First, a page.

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Insurance & Cottage Rentals – Let’s Talk

Insurance & Cottage Rentals – Let’s Talk

It is very common for cottage owners to rent out their cottage for a portion of the summer. Renting your cottage can be financially rewarding however, when you rent your cottage you are exposing yourself to additional risks of loss or damage, and you are exposing yourself to potential expensive lawsuits. What if a renter was injured while staying at your cottage? What if the campfire got out of control and caught the boathouse on fire? Are you covered? Have you advised your insurance broker of your cottage rentals? Some insurance companies will not allow any rentals and other companies allow rentals with stipulations. If your insurance company does not allow rentals and you rent your property you may be at risk for having a claim denied, which could be very costly.

Let’s talk about a cottage insurance policy. There are 2 main sections of coverage, property & liability. The property section provides coverage for loss or damage to the structures and personal contents on the premises. There are two main claim payment options: Actual Cash Value and Replacement Cost. The difference between the two is that Actual Cash Value is the replacement cost minus the cost of depreciation. As there can be a significant difference in these dollar figures it is very important to know what type of claim settlement you have on your policy and what the limits of coverage are for your property. The liability section provides coverage in the event that a 3rd party is injured on the premises and makes a claim against you, as the property owner. If you receive a notice of claim the first step is to forward the notice to your insurance broker immediately, as these notices are time sensitive. The insurance company will assign an adjuster, provide the legal defense for you, and pay out up to the liability limit on your policy (typically $1-$2 Million) if you are found liable. However, if the insurance company was not informed of the rentals, they may deny coverage completely. This means you would have to hire a lawyer to defend the suit and you would be out of pocket for the legal expenses as well as any judgement awarded to the plaintiff.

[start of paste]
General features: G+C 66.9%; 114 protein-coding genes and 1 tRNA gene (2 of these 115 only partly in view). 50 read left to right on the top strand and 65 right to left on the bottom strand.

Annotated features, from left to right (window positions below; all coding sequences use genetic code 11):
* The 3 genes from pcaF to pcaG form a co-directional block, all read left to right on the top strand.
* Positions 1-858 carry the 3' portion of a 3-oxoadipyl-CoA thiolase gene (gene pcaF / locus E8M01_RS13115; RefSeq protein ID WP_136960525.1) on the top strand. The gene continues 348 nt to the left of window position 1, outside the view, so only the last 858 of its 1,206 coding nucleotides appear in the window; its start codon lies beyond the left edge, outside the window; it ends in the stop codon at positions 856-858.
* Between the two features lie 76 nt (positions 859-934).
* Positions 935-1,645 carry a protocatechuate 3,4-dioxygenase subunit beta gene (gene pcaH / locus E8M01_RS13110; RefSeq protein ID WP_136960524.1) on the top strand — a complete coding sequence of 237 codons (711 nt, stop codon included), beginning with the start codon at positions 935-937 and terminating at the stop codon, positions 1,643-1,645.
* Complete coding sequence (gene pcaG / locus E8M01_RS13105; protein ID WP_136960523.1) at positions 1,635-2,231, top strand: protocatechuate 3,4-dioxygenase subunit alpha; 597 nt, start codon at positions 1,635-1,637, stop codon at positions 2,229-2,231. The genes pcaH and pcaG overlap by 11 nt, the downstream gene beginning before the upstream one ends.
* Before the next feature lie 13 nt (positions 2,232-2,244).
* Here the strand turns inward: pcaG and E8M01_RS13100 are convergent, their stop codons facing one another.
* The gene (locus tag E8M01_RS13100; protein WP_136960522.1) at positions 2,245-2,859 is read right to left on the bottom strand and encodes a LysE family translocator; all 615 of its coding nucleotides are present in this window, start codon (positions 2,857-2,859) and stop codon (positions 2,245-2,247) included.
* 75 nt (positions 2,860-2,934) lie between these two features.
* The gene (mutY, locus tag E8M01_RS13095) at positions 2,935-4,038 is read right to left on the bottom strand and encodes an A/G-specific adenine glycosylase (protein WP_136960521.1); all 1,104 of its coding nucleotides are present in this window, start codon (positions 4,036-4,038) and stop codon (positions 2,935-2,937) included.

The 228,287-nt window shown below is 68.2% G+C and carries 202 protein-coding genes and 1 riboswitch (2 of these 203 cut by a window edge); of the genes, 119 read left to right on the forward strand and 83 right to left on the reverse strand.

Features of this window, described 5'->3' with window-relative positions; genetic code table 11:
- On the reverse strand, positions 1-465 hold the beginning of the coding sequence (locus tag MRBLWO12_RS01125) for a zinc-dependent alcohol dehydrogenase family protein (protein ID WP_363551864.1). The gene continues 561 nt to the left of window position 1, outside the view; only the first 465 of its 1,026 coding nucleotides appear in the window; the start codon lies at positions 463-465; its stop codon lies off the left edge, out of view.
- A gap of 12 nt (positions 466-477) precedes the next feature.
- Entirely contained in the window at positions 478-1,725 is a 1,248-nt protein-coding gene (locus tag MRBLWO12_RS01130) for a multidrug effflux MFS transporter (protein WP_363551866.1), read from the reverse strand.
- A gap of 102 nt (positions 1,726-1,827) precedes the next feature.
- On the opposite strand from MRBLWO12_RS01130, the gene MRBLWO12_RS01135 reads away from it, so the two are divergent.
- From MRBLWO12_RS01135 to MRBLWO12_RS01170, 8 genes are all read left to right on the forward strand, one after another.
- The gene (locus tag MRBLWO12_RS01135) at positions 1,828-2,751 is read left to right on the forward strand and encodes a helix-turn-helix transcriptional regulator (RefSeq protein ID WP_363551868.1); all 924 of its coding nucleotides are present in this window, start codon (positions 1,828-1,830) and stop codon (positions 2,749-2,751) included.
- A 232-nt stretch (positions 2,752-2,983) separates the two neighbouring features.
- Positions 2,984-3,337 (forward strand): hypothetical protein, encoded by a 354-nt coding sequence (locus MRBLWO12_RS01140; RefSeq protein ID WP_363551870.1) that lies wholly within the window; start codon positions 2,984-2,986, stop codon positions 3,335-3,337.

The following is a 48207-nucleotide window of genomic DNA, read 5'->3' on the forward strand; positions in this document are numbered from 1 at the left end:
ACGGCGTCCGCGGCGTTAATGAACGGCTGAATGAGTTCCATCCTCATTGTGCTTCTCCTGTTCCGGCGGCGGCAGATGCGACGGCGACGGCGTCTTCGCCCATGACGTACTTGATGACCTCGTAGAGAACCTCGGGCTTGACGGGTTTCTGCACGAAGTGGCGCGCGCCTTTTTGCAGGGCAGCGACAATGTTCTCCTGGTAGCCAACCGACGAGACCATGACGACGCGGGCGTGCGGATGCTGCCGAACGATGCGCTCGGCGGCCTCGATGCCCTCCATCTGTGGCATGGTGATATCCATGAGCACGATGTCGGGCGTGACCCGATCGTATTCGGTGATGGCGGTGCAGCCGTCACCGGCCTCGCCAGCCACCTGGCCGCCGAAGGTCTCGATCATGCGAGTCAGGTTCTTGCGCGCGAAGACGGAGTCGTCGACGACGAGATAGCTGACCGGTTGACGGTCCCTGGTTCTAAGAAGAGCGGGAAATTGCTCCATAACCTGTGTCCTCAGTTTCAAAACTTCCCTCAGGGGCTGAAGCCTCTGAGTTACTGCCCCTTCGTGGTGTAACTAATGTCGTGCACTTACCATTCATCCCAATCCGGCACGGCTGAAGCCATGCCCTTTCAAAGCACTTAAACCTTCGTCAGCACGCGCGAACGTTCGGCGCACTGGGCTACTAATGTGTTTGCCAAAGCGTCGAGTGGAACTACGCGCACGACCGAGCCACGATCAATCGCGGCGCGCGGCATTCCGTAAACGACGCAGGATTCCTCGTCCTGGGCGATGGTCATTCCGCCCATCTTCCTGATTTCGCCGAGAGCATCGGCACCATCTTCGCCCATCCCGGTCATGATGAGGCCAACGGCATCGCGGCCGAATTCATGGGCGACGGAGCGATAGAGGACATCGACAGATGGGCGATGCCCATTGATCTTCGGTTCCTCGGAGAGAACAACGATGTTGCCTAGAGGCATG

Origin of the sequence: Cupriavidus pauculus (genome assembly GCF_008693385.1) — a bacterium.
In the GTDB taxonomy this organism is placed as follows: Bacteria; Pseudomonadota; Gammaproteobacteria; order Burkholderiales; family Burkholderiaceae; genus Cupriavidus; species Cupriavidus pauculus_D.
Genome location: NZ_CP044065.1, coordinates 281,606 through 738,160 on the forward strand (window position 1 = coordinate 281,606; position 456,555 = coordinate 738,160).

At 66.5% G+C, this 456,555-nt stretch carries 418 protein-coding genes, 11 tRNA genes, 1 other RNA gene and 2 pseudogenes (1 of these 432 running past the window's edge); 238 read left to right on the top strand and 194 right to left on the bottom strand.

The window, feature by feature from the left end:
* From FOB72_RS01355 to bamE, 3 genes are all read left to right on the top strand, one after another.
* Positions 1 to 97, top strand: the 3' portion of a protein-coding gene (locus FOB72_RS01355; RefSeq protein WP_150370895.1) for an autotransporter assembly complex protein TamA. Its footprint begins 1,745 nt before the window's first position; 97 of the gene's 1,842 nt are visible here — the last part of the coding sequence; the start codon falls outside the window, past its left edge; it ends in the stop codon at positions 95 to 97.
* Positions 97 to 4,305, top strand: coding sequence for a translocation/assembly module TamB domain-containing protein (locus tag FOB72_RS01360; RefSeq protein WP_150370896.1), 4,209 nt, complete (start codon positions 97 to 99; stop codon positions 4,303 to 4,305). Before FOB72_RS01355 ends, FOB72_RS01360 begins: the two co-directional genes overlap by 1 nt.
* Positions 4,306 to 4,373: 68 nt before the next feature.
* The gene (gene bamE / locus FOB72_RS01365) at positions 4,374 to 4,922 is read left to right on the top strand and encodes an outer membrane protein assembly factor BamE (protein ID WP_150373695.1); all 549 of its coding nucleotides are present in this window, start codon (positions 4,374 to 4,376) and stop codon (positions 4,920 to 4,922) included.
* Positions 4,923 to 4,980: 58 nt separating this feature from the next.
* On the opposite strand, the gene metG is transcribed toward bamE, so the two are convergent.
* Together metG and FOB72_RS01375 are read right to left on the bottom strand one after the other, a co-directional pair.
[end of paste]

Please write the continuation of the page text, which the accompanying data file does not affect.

Before you rent your cottage talk to your insurance broker. If your current company does not provide coverage for rentals your broker can look at moving your cottage policy to another company.

Here are some key questions that you should be asking your broker before you rent:
1/ Will my insurance policy respond if there is a loss while the cottage is rented?
2/ Is there enough property coverage if the cottage was a total loss?
3/ What valuation is used Actual Cash Value or, Replacement Cost?
4/ What is the liability limit? How much does it cost to increase the limit?
5/ Is there coverage if a renter uses the boat?

As a broker, my best advice is, “Talk to your broker, be honest, and don’t leave anything out.” It is very difficult to advise people if we don’t have all of the information. A key role of an insurance broker is to explain the coverages, exclusions, and conditions of the insurance policy.

Thank you to Lori McCormack and the brokers at AW Shier Insurance and Stan Darling Insurance for this article.

This entry was posted on July 21, 2017 by Jim and Iris

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